We took advantage of Cypress’s built in screenshot and screencast capabilities. Whenever a test failed we would send the image and video artifacts to an AWS S3 bucket. We then generated links to those artifacts that we could display in our CI web UI. Lastly, we instructed Butler to send green / red, success / failure updates to our Slack channel.

We also took advantage of Cypress’ extensibility, because adding new Cypress commands is easy. For example, we added a `cy.login` command:

Cypress.Commands.add(‘login’, () => { … })

We added several other utility commands with the simplest names we could think of:

cy.login(email, password)cy.register().then((newAthlete) => { … }cy.fillOutCreditCardForm(…)

Generally, a function that we use only in a single file stays in that file. Otherwise, when we want to re-use a function across 2 or more files, we create a new command.


We use Eslint to automatically detect JavaScript style issues in our web application. Cypress itself uses eslint, and can take a separate cypress-specific .eslint configuration file that works only in the Cypress folder. We have made some custom eslint configurations that differ from our production app.

  • Functions: arrow vs regular

We generally avoid arrow functions in our Cypress tests because they lose context when using fixtures. Instead, we use normal functions that are bound correctly to the `this` context. We added a rule to our eslint to allow this:

“prefer-arrow-callback”: 0
  • Anonymous functions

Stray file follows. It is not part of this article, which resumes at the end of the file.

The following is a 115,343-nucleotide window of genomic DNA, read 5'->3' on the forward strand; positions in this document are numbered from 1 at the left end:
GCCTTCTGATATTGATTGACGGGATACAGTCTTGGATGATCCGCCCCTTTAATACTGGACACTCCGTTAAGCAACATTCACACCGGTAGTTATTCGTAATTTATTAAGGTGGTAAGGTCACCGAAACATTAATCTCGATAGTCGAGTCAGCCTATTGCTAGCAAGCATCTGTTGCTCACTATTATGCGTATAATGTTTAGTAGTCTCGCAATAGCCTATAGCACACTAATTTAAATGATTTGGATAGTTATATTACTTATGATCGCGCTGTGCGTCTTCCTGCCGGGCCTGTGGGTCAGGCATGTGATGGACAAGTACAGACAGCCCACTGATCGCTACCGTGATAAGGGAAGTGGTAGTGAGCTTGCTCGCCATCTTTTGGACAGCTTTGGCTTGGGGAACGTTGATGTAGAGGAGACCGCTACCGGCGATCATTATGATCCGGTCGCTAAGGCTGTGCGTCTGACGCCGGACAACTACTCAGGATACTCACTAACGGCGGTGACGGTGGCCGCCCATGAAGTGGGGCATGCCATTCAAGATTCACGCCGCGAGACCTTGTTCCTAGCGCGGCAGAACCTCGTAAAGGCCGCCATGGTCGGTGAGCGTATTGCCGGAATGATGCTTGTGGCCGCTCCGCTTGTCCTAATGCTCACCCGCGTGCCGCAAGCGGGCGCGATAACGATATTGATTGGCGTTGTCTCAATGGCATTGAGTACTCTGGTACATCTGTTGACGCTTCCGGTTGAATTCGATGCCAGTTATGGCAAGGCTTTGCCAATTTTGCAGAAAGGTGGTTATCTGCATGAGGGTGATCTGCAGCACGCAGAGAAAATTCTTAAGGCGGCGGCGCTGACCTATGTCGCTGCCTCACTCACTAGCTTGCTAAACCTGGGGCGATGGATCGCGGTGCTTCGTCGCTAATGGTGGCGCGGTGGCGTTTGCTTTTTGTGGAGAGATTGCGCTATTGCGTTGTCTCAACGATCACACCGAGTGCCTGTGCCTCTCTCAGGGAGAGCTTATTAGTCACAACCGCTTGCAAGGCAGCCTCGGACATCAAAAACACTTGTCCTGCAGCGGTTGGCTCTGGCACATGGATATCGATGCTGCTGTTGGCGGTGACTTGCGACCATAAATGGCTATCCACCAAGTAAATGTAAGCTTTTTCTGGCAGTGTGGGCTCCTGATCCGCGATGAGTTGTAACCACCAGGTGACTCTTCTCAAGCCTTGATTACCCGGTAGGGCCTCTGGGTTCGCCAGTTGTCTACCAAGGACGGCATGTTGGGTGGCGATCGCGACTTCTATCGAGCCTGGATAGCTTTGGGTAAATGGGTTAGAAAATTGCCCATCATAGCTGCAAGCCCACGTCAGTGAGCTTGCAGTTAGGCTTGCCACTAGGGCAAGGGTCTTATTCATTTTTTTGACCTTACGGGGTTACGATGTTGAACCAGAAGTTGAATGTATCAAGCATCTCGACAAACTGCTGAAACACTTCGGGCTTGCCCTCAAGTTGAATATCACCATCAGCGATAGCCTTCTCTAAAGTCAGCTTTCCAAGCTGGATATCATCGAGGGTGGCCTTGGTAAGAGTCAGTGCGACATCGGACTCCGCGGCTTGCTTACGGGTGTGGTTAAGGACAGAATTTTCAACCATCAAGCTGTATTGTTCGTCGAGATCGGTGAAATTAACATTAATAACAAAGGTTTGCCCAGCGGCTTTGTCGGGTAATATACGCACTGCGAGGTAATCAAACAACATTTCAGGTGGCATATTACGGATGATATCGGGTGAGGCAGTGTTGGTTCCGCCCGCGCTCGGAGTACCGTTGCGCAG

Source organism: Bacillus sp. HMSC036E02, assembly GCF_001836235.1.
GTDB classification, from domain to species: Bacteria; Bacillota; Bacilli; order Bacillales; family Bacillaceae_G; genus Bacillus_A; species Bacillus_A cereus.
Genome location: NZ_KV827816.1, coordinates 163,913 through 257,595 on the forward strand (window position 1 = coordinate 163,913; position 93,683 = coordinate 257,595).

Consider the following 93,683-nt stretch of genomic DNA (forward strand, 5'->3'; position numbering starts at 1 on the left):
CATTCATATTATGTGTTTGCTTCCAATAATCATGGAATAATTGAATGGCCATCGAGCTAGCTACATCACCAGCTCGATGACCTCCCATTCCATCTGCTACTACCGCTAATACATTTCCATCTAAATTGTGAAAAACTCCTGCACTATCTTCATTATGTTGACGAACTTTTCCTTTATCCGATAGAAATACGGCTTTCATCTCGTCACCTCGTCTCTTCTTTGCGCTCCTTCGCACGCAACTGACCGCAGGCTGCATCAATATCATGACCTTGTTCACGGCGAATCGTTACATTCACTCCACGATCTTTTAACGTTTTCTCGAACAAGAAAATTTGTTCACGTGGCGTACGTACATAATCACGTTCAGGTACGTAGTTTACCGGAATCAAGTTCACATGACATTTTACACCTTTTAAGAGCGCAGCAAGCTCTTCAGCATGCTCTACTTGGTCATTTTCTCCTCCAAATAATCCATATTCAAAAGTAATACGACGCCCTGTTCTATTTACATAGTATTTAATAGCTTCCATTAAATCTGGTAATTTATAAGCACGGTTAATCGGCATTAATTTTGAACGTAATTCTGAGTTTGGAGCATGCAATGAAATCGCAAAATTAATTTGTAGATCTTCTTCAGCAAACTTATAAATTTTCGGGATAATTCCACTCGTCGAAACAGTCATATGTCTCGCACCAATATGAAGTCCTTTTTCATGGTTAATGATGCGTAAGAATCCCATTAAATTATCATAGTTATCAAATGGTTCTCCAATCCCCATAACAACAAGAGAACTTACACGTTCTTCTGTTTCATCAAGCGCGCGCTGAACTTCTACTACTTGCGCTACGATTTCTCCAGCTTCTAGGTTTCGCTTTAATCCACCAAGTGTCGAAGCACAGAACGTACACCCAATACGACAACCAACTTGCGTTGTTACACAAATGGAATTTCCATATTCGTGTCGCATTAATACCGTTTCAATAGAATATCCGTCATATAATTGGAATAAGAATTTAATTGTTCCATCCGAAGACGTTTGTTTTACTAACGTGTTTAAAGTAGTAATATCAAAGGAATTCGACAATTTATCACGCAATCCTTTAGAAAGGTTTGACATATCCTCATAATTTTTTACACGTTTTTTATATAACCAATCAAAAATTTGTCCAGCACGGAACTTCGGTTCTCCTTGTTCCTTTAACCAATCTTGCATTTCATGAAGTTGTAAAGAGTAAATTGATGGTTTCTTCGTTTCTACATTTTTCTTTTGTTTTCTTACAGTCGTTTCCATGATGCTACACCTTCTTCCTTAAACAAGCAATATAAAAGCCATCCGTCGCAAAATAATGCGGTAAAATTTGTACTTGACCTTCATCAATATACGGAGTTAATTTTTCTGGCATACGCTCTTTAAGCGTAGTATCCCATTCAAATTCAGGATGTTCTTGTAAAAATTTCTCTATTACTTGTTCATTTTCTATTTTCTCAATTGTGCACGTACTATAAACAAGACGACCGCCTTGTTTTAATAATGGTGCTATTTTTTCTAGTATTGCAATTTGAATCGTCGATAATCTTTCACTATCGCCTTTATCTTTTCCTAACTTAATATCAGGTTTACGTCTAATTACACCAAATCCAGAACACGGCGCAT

Using traditional function declarations, we do not want to provide a name for those functions. Naming the function does not provide enough benefit to outweigh the messiness with the test. We want to allowed unnamed anonymous functions, so in our eslint, we have:

”func-names”: 0
  • Extends our eslint-config

Beyond those 2 rules, we want to use the same settings as the rest of our app, based largely off airbnb’s eslint config:

“extends”: “@strava/eslint-config”

Lastly, Cypress provides its own eslint plugin, so that we can use `cy` and other globals without incurring eslint errors. We added to our eslint config:

“plugins”: [“cypress”]

Server Side Code

Historically, we accomplished many mundane test steps via the UI. We would have a user login via the login form on the login page, or we would have the admin verify users via our admin backend. But now, we have special routes that bypass the UI entirely and execute code on the backend. It’s much faster to create a new user via backend code than it is to drive the web browser through the user registration flow. Also, this allows us to use fresh new users for every test, instead of relying on persistent user fixtures.

Usually, when an athlete registers a new account via the web browser, we ask that they verify their email address. But in a test, we want to verify the new test athlete’s email right away, without blocking the test.

We added a cy.verifyAthlete command to quickly verify a newly registered athlete via backend code:

Cypress.Commands.add(‘verifyAthlete’, (email) => {
cy.request(‘POST’,’/cypress/verify’, { email }

Then, we added a route to handle this request. Note, we make sure this route is only available in a VPN protected QA environment:

post ‘/cypress/verify’ => ‘cypress#verify’/config/routes.rb

And a controller action:

# /app/controllers/cypress_controller.rbclass CypressController < ApplicationController
def verify
# Find and update the athlete

This pattern — add a Cypress command, a server side route and the controller action — allows us to avoid using persistent fixture data. Instead, we can setup data at any point through backend commands.


At Strava, we now run all our end-to-end tests using Cypress. We ported our old suite of Selenium tests to Cypress and write new tests for new features. Nowadays, when we see a red failure, it usually means we have to fix something. When it’s green, we deploy our app confidently and quickly.